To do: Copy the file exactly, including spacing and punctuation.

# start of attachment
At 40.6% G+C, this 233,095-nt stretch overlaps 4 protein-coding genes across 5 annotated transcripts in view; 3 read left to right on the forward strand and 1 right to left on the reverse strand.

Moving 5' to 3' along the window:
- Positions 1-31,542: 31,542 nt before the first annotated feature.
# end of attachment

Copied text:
At 40.6% G+C, this 233,095-nt stretch overlaps 4 protein-coding genes across 5 annotated transcripts in view; 3 read left to right on the forward strand and 1 right to left on the reverse strand.

Moving 5' to 3' along the window:
- Positions 1-31,542: 31,542 nt before the first annotated feature.